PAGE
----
The Board found that none of the codefendants were real parties in interest or privies of Apple. Specifically, the Board concluded that there was no evidence that any of the codefendants had “the right to intervene or control Petitioner's defense to any charge of patent infringement” and that Apple and codefendants had “distinct interests in the related [district court] litigation.” See Apple Inc. v. Achates Reference Publ'g, Inc., 2013 WL 8595560, at *9 (P.T.A.B. June 3, 2013) (the “′889 institution decision”); Apple Inc. v. Achates Reference Publ'g, Inc., 2013 WL 8595559, at *10 (P.T.A.B. June 3, 2013) (the “′403 institution decision”). Accordingly, the Board, acting as the Director's delegee, instituted IPR proceedings for both patents.
During the merits phase of the IPRs, Achates continued to argue that Apple's petitions were time-barred under § 315(b). In its final written decisions, the Board reaffirmed its earlier decisions that the IPR proceedings were not time-barred. ′889 final written decision at *7; ′403 final written decision at *8. The Board ultimately invalidated all the challenged claims as either anticipated and/or obvious. See ′889 final written decision at *24; ′403 final written decision at *29.
On appeal, Achates challenges the Board's final written decisions, arguing that the Board erred in denying its motions for discovery and in concluding that Apple's petitions were not time-barred under § 315(b). Achates does not appeal the Board's substantive decisions that the challenged claims are invalid. Apple counters Achates' arguments and asserts that because the question of whether the petitions were time-barred goes to the propriety of the decision to initiate the IPR, this court lacks jurisdiction over the appeal under § 314(d). In the alternative, Apple argues that the Board's decisions should be affirmed on the merits.
A. The Statutory Background
In 2011, Congress amended title 35 of the United States Code to create IPR, post-grant review (“PGR”) and covered business method review (“CBMR”) proceedings. See 35 U.S.C. §§ 311–319(IPR); Id. at §§ 321–329(PGR); Leahy–Smith America Invents Act (“AIA”) § 18, Pub.L. No. 112–29, 125 Stat. 284, 329–31 (2011) (CBMR). CBMR proceedings are “regarded as, and ․ employ the standards and procedures of, a[PGR] under chapter 32 [§§ 321–329] of title 35, United States Code, subject to” certain exceptions not relevant here. AIA § 18(a)(1).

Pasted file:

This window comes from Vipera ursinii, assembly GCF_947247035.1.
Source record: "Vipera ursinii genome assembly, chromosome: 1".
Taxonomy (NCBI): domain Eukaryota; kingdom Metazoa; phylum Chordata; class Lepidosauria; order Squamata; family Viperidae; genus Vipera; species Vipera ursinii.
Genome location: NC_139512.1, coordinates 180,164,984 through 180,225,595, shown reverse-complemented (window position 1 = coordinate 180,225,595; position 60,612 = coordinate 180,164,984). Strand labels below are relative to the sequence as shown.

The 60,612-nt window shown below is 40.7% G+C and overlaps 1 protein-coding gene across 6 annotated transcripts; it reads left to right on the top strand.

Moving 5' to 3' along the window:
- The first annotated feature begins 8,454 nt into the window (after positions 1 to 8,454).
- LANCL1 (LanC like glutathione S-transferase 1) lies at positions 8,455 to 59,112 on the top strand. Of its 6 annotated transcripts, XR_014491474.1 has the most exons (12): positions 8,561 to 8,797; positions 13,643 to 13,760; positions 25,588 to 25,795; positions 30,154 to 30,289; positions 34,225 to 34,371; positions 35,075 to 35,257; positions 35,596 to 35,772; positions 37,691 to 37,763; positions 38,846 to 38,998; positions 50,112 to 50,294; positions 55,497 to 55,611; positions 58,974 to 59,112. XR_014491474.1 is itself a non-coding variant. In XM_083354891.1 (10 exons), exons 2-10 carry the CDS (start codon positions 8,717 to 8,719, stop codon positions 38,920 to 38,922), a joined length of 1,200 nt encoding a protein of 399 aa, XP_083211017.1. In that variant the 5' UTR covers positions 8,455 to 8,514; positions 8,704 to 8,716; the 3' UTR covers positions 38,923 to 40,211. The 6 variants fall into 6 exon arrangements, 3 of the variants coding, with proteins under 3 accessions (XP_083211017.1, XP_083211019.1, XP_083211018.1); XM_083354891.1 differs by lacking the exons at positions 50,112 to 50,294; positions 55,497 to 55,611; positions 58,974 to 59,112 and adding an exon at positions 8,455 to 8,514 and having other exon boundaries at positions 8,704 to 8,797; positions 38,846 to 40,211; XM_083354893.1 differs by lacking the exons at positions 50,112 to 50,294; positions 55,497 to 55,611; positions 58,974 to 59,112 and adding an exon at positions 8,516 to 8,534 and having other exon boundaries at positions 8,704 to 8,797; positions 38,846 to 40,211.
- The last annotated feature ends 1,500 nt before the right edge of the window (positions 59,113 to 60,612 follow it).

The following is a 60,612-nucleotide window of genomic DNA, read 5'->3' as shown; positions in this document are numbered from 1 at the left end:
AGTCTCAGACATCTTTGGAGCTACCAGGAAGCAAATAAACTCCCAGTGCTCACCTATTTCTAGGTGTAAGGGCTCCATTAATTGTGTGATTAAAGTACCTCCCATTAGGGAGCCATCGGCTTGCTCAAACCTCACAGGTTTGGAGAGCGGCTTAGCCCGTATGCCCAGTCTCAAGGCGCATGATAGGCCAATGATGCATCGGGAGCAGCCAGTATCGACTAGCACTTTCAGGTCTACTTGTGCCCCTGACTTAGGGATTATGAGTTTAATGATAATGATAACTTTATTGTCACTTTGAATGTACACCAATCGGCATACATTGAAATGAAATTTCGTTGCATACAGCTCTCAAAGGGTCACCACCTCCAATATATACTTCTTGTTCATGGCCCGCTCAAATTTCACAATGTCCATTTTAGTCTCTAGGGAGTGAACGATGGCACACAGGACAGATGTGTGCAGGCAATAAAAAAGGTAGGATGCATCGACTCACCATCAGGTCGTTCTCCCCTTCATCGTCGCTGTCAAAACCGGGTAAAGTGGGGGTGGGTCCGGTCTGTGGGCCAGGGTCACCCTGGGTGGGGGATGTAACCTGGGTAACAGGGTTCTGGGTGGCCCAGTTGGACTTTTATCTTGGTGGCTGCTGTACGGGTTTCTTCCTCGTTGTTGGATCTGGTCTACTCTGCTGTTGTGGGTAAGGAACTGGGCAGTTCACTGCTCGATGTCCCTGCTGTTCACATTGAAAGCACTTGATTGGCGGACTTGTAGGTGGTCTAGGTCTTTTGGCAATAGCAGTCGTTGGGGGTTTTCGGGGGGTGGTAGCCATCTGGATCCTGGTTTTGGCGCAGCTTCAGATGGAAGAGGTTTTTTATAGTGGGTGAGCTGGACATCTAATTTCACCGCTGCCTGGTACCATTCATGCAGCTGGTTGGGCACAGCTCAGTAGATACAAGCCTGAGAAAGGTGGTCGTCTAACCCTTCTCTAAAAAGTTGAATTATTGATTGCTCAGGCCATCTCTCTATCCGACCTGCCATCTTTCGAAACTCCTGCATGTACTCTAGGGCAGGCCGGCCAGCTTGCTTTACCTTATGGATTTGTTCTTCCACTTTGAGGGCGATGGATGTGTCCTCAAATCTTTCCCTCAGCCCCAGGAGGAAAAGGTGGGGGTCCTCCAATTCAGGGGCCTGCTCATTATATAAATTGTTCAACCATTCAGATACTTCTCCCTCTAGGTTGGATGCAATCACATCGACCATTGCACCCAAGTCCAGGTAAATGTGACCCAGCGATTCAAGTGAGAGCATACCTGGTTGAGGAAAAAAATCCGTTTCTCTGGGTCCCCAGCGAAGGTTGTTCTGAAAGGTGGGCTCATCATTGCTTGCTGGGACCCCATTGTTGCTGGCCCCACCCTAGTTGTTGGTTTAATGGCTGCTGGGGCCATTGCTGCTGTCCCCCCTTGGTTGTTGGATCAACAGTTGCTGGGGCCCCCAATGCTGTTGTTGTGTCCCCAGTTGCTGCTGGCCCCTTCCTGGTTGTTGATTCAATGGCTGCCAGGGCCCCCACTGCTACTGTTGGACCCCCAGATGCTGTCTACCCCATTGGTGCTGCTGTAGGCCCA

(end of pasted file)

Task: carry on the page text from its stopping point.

Both IPR and CBMR proceed in two stages. In the first stage, the Director determines whether to institute IPR or CBMR. By regulation, “[t]he Board institutes the trial on behalf of the Director.” 37 C .F.R. § 42.4; see also 37 C.F.R. §§ 42.100(a) (explaining that IPR proceedings are subject to these trial procedures); 42.300(a) (same for CBMR). In the second phase, the Board conducts the IPR or CBMR proceedings on the merits and issues a final written decision.
Based on the petitions and any responses, the Board decides whether there are sufficient grounds to institute the proceedings—in IPR petitions there must be a “reasonable likelihood” that the petition will prevail, 35 U.S.C. § 314(a), and in CBMR petitions it must be “more likely than not,” 35 U.S.C. § 324(a). An IPR proceeding “may not be instituted if the petition requesting the proceeding is filed more than 1 year after the date on which the petitioner, real party in interest, or privy of the petitioner is served with a complaint alleging infringement of the patent.” § 315(b). No analogous time-bar exists for CBMR proceedings. IPR proceedings are not limited to specific types of patents. On the other hand, CBMR proceedings are only permitted “for a patent that is a covered business method patent.” AIA § 18(a)(1)(E). Importantly, identically worded statutory provisions make explicit that “[t]he determination by the Director whether to institute [IPR or CBMR] under th[ese] section[s] shall be final and nonappealable.” See § 314(d) and § 324(e), respectively.